Some people talk about talking, and some people get out there and just do it. And then there is that very select few who actually study talking. Matthias Mehl, a psychologist at the University of Arizona, and two of his collaborators are examples of that last group, and they have a fascinating new article in Science to show for it. In their study, they equipped just under 400 college students from the U.S. and Mexico with special recording devices from which they discovered that, contrary to popular myths, men and women talk about the same amount on average. Women subjects spoke on average just over 16,000 words per day while their men subjects spoke just under that figure, a difference that was not statistically.
Across individuals, however, the range of words differed dramatically. As Meld explained in an interview: “To me this is the real news, the really striking finding. The person who talked the most talked a full-blown 47,000 words, and he happens to be a male. And the person who talked the least, who is also a male, was a little below six hundred words.”
The study suggests that talkativeness is more the consequence of situation than it the consequence of gender-based dispositions. Mehl explains, when highlighting the difference between 500 and 45,000 words: “This person who talked 47,000 words—and this is just guessing—may have had to give a talk somewhere.”
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Psychologist Matthias Mehl of the University of Arizona says the three top talkers in the study — uttering up to 47,000 words a day — were all men. So was the most taciturn subject, who spoke only 700 words a day, on average.
Mehl says he and his colleagues were surprised at the outcome. They had tentatively bought into the popular stereotype that women are the more talkative sex.
But they were skeptical of the widespread claim that women use three times more words a day then men.
The claim got prominent attention with the publication of a 2006 book called The Female Brain. Its author, Louann Brizendine, has been widely quoted claiming that “a woman uses about 20,000 words per day while a man uses about 7,000.”
Other sources have claimed an even greater disparity.
But until the Science study published this week, its authors say, no one had ever systematically recorded the total daily output, in natural conversations, of a sizable number of people.
Mehl says the supposed talkativeness of women is often mentioned in pop-psychology books.
“The typical scenario is — a man comes home from work at night, has used 6,850 words and with 150 left over just wants to relax and not talk,” Mehl says. “And the woman welcomes the husband with about 7,856 words left over. And that’s where all the problems start.”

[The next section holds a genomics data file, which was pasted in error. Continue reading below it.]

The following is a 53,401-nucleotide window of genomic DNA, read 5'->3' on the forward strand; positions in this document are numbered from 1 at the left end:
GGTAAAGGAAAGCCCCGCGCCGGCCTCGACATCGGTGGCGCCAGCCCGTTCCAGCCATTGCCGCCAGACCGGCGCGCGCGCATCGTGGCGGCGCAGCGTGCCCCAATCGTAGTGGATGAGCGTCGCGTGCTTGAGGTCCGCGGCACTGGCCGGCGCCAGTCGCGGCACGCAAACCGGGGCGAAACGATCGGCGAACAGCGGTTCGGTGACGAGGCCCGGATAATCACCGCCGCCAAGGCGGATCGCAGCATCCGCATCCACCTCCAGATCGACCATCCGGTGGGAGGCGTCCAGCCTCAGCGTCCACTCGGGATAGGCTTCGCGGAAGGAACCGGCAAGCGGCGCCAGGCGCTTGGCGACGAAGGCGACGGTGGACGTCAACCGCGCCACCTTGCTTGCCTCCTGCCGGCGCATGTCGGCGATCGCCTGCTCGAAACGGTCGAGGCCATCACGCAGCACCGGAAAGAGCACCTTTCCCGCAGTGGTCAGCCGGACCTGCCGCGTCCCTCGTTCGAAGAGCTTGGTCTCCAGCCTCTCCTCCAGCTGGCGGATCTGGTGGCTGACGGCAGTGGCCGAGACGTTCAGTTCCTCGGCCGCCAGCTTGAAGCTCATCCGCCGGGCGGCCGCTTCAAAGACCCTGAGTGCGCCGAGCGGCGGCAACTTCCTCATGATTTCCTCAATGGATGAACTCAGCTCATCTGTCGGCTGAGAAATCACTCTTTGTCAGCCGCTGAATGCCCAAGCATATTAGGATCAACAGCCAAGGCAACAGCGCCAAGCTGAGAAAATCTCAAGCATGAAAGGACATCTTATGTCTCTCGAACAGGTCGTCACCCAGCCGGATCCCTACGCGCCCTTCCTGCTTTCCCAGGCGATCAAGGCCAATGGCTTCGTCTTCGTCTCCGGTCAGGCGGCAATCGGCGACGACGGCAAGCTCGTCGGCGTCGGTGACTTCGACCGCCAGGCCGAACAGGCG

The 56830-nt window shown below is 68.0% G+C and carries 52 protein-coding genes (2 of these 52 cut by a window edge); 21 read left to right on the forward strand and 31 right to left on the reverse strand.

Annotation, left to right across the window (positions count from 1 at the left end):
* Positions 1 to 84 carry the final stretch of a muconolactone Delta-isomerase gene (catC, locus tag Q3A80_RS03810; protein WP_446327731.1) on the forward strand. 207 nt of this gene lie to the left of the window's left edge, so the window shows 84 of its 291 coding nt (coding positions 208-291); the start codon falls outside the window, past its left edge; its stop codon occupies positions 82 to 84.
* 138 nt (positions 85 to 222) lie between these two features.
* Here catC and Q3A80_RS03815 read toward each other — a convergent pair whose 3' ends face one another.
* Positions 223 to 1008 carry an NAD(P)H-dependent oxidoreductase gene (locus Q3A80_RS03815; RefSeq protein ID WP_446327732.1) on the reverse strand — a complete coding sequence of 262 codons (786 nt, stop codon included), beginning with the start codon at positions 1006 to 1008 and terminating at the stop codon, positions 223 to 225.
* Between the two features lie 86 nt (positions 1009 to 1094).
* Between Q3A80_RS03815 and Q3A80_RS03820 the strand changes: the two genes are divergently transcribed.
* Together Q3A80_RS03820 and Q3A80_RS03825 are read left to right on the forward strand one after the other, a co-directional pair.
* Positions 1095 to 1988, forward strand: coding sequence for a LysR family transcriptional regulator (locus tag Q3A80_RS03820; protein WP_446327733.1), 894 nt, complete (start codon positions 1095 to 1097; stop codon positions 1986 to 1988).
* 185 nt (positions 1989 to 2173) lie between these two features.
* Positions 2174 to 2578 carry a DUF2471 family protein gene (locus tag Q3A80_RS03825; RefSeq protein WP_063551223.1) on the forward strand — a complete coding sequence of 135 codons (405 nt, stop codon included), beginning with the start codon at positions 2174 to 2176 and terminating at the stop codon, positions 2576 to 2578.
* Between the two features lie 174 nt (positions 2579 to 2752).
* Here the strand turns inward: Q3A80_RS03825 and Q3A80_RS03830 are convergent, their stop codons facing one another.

Mehl guesses that the talkativeness claim “evolved as an explanation for what scientists call the demand/withdrawal pattern.” That is, the situation where a woman demands to talk through problems and her male partner withdraws emotionally.
“We use our gender magnifying glass and over-generalize from that,” Mehl says. “Instead of saying that men tend to talk less and women tend to talk more, we say ‘Women always talk and men never talk.'”
Even so, the researchers, based at the University of Texas as well as at Arizona, didn’t expect the verbal output between the sexes to be virtually equal.
Mehl acknowledges that many will have trouble believing the results, since it contradicts their own perceptions.
“This is the way the stereotype has been maintained in the past,” he says. “It is fairly easy to see what you want to see — to jump on the very chatty woman that you certainly find and say, ‘See, women talk a lot’ and to overlook the very talkative man.”
Mehl says the stereotype needs to be debunked. Not only because women are harmed by the “female chatterbox and silent male” stereotype, but because men are disadvantaged by it, too.
“It puts men into the gender box, that in order to be a good male, we’d better not talk — (that) silence is golden,” Mehl says. “The stereotype puts unfortunate constraints on men and women – the idea that you can only happily be a woman if you’re talkative and you can only be happy as a man if you’re reticent. The study relieves those gender constraints.”
The new report doesn’t mention any differences in what men and women talk about. But the researchers have analyzed the content of everyday conversation and will publish that in the future.
In general, they found that women tend to talk more about relationships. Their everyday conversation is more studded with pronouns. Men tend to talk more about sports and gadgets, and their utterances include more numbers.
No surprise there.
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To read a Science Friday overview of the study and listen to some related audio sound bites, including “a talkative man,” click here. For some related posts on gender stereotypes and the consequences, see “Gender-Imbalanced Situation of Math, Science, and Engineering,” “Sex Differences in Math & Science,” “Your Group Is Bad at Math,” “You Shouldn’t Stereotype Stereotypes,” “Women’s Situation in Economics,” “How Situational Self-Schemas Influence Disposition,”and “The Perils of ‘Being Smart.’”